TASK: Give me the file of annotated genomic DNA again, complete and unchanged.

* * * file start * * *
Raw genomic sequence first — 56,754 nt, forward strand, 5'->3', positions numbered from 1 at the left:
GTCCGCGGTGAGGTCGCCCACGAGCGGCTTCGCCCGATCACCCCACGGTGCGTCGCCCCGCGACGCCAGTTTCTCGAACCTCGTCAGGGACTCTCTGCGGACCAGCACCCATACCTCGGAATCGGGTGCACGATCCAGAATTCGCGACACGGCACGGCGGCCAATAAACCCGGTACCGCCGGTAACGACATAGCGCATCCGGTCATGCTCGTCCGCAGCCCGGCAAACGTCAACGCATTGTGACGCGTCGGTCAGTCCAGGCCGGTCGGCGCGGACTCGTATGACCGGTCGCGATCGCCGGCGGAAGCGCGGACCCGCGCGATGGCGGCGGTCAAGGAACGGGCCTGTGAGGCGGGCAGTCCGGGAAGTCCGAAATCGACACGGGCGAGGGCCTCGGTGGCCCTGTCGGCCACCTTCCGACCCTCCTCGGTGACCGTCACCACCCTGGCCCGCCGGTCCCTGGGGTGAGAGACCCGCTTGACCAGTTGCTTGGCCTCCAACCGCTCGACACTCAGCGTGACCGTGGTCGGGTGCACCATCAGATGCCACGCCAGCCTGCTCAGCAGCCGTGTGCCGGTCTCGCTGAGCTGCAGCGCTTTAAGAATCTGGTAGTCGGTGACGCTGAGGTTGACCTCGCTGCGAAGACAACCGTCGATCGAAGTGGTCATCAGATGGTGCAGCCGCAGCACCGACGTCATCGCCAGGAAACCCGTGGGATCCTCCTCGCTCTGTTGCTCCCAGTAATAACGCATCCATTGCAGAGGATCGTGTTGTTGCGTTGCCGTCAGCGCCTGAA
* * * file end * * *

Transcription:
Raw genomic sequence first — 56,754 nt, forward strand, 5'->3', positions numbered from 1 at the left:
GTCCGCGGTGAGGTCGCCCACGAGCGGCTTCGCCCGATCACCCCACGGTGCGTCGCCCCGCGACGCCAGTTTCTCGAACCTCGTCAGGGACTCTCTGCGGACCAGCACCCATACCTCGGAATCGGGTGCACGATCCAGAATTCGCGACACGGCACGGCGGCCAATAAACCCGGTACCGCCGGTAACGACATAGCGCATCCGGTCATGCTCGTCCGCAGCCCGGCAAACGTCAACGCATTGTGACGCGTCGGTCAGTCCAGGCCGGTCGGCGCGGACTCGTATGACCGGTCGCGATCGCCGGCGGAAGCGCGGACCCGCGCGATGGCGGCGGTCAAGGAACGGGCCTGTGAGGCGGGCAGTCCGGGAAGTCCGAAATCGACACGGGCGAGGGCCTCGGTGGCCCTGTCGGCCACCTTCCGACCCTCCTCGGTGACCGTCACCACCCTGGCCCGCCGGTCCCTGGGGTGAGAGACCCGCTTGACCAGTTGCTTGGCCTCCAACCGCTCGACACTCAGCGTGACCGTGGTCGGGTGCACCATCAGATGCCACGCCAGCCTGCTCAGCAGCCGTGTGCCGGTCTCGCTGAGCTGCAGCGCTTTAAGAATCTGGTAGTCGGTGACGCTGAGGTTGACCTCGCTGCGAAGACAACCGTCGATCGAAGTGGTCATCAGATGGTGCAGCCGCAGCACCGACGTCATCGCCAGGAAACCCGTGGGATCCTCCTCGCTCTGTTGCTCCCAGTAATAACGCATCCATTGCAGAGGATCGTGTTGTTGCGTTGCCGTCAGCGCCTGAA